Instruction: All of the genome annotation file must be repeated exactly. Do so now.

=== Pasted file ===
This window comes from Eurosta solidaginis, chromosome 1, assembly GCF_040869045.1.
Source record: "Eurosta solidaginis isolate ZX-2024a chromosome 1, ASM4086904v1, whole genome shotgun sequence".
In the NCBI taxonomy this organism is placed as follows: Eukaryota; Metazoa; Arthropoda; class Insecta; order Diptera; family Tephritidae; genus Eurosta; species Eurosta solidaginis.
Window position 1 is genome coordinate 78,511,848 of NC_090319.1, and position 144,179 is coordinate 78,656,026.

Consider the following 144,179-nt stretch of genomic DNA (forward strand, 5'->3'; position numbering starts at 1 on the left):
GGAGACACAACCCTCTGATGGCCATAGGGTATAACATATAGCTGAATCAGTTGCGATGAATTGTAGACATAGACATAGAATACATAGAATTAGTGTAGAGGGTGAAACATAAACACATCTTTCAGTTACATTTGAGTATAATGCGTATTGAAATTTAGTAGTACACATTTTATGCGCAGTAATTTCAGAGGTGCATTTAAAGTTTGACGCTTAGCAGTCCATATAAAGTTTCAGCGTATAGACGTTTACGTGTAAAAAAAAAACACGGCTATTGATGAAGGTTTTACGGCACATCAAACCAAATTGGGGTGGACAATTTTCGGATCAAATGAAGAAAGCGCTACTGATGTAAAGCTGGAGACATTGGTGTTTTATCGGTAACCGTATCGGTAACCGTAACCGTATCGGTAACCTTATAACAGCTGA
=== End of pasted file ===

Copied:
This window comes from Eurosta solidaginis, chromosome 1, assembly GCF_040869045.1.
Source record: "Eurosta solidaginis isolate ZX-2024a chromosome 1, ASM4086904v1, whole genome shotgun sequence".
In the NCBI taxonomy this organism is placed as follows: Eukaryota; Metazoa; Arthropoda; class Insecta; order Diptera; family Tephritidae; genus Eurosta; species Eurosta solidaginis.
Window position 1 is genome coordinate 78,511,848 of NC_090319.1, and position 144,179 is coordinate 78,656,026.

Consider the following 144,179-nt stretch of genomic DNA (forward strand, 5'->3'; position numbering starts at 1 on the left):
GGAGACACAACCCTCTGATGGCCATAGGGTATAACATATAGCTGAATCAGTTGCGATGAATTGTAGACATAGACATAGAATACATAGAATTAGTGTAGAGGGTGAAACATAAACACATCTTTCAGTTACATTTGAGTATAATGCGTATTGAAATTTAGTAGTACACATTTTATGCGCAGTAATTTCAGAGGTGCATTTAAAGTTTGACGCTTAGCAGTCCATATAAAGTTTCAGCGTATAGACGTTTACGTGTAAAAAAAAAACACGGCTATTGATGAAGGTTTTACGGCACATCAAACCAAATTGGGGTGGACAATTTTCGGATCAAATGAAGAAAGCGCTACTGATGTAAAGCTGGAGACATTGGTGTTTTATCGGTAACCGTATCGGTAACCGTAACCGTATCGGTAACCTTATAACAGCTGA